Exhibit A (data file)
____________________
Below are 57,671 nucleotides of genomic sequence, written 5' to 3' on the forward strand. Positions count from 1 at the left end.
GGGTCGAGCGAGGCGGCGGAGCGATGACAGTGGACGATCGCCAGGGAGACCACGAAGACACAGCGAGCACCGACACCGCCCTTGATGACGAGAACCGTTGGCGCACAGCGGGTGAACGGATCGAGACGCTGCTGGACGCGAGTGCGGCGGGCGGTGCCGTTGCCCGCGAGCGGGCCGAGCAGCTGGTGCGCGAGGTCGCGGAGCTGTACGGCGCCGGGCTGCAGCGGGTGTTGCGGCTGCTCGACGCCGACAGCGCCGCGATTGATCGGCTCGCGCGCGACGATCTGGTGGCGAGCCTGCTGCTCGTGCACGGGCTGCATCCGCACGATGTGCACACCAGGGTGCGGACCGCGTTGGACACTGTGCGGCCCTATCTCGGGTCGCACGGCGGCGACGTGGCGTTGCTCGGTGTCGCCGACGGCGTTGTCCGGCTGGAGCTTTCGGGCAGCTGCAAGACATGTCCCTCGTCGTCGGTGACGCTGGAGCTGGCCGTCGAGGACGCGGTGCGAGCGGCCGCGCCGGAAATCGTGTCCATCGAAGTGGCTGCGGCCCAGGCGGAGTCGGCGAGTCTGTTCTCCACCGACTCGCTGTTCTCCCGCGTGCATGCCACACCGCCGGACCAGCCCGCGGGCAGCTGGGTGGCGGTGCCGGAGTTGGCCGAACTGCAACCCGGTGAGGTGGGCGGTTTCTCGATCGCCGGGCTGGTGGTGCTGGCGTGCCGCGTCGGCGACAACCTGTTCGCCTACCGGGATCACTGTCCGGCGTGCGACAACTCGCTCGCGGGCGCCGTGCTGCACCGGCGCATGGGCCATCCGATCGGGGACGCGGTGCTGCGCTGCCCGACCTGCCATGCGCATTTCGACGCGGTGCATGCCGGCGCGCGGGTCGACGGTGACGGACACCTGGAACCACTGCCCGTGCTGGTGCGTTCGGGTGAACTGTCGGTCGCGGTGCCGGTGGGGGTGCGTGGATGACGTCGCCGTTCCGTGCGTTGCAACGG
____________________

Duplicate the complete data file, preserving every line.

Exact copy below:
Below are 57,671 nucleotides of genomic sequence, written 5' to 3' on the forward strand. Positions count from 1 at the left end.
GGGTCGAGCGAGGCGGCGGAGCGATGACAGTGGACGATCGCCAGGGAGACCACGAAGACACAGCGAGCACCGACACCGCCCTTGATGACGAGAACCGTTGGCGCACAGCGGGTGAACGGATCGAGACGCTGCTGGACGCGAGTGCGGCGGGCGGTGCCGTTGCCCGCGAGCGGGCCGAGCAGCTGGTGCGCGAGGTCGCGGAGCTGTACGGCGCCGGGCTGCAGCGGGTGTTGCGGCTGCTCGACGCCGACAGCGCCGCGATTGATCGGCTCGCGCGCGACGATCTGGTGGCGAGCCTGCTGCTCGTGCACGGGCTGCATCCGCACGATGTGCACACCAGGGTGCGGACCGCGTTGGACACTGTGCGGCCCTATCTCGGGTCGCACGGCGGCGACGTGGCGTTGCTCGGTGTCGCCGACGGCGTTGTCCGGCTGGAGCTTTCGGGCAGCTGCAAGACATGTCCCTCGTCGTCGGTGACGCTGGAGCTGGCCGTCGAGGACGCGGTGCGAGCGGCCGCGCCGGAAATCGTGTCCATCGAAGTGGCTGCGGCCCAGGCGGAGTCGGCGAGTCTGTTCTCCACCGACTCGCTGTTCTCCCGCGTGCATGCCACACCGCCGGACCAGCCCGCGGGCAGCTGGGTGGCGGTGCCGGAGTTGGCCGAACTGCAACCCGGTGAGGTGGGCGGTTTCTCGATCGCCGGGCTGGTGGTGCTGGCGTGCCGCGTCGGCGACAACCTGTTCGCCTACCGGGATCACTGTCCGGCGTGCGACAACTCGCTCGCGGGCGCCGTGCTGCACCGGCGCATGGGCCATCCGATCGGGGACGCGGTGCTGCGCTGCCCGACCTGCCATGCGCATTTCGACGCGGTGCATGCCGGCGCGCGGGTCGACGGTGACGGACACCTGGAACCACTGCCCGTGCTGGTGCGTTCGGGTGAACTGTCGGTCGCGGTGCCGGTGGGGGTGCGTGGATGACGTCGCCGTTCCGTGCGTTGCAACGG